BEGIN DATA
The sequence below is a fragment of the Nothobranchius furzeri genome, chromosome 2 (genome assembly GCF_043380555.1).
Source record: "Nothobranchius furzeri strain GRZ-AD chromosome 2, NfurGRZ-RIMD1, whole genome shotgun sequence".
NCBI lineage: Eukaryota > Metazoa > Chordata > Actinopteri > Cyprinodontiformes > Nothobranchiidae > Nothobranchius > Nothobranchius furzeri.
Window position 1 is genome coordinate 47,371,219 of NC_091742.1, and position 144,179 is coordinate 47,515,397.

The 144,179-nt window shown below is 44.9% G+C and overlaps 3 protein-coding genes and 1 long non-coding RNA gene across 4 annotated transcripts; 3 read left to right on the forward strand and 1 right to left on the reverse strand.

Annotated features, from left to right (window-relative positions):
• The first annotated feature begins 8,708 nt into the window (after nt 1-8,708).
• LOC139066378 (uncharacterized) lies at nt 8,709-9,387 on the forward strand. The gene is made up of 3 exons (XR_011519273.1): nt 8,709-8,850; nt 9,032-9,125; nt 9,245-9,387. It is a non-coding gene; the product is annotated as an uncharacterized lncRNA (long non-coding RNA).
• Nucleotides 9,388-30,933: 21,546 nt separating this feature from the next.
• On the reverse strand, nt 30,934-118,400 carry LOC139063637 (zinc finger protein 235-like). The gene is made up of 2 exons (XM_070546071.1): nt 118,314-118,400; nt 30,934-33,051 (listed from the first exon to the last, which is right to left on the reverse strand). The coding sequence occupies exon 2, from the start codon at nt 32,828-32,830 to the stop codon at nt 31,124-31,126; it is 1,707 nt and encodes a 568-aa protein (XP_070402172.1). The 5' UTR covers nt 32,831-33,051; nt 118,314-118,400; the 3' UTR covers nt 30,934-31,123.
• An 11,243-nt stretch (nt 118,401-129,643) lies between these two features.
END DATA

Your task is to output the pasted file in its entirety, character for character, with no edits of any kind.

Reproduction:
The sequence below is a fragment of the Nothobranchius furzeri genome, chromosome 2 (genome assembly GCF_043380555.1).
Source record: "Nothobranchius furzeri strain GRZ-AD chromosome 2, NfurGRZ-RIMD1, whole genome shotgun sequence".
NCBI lineage: Eukaryota > Metazoa > Chordata > Actinopteri > Cyprinodontiformes > Nothobranchiidae > Nothobranchius > Nothobranchius furzeri.
Window position 1 is genome coordinate 47,371,219 of NC_091742.1, and position 144,179 is coordinate 47,515,397.

The 144,179-nt window shown below is 44.9% G+C and overlaps 3 protein-coding genes and 1 long non-coding RNA gene across 4 annotated transcripts; 3 read left to right on the forward strand and 1 right to left on the reverse strand.

Annotated features, from left to right (window-relative positions):
• The first annotated feature begins 8,708 nt into the window (after nt 1-8,708).
• LOC139066378 (uncharacterized) lies at nt 8,709-9,387 on the forward strand. The gene is made up of 3 exons (XR_011519273.1): nt 8,709-8,850; nt 9,032-9,125; nt 9,245-9,387. It is a non-coding gene; the product is annotated as an uncharacterized lncRNA (long non-coding RNA).
• Nucleotides 9,388-30,933: 21,546 nt separating this feature from the next.
• On the reverse strand, nt 30,934-118,400 carry LOC139063637 (zinc finger protein 235-like). The gene is made up of 2 exons (XM_070546071.1): nt 118,314-118,400; nt 30,934-33,051 (listed from the first exon to the last, which is right to left on the reverse strand). The coding sequence occupies exon 2, from the start codon at nt 32,828-32,830 to the stop codon at nt 31,124-31,126; it is 1,707 nt and encodes a 568-aa protein (XP_070402172.1). The 5' UTR covers nt 32,831-33,051; nt 118,314-118,400; the 3' UTR covers nt 30,934-31,123.
• An 11,243-nt stretch (nt 118,401-129,643) lies between these two features.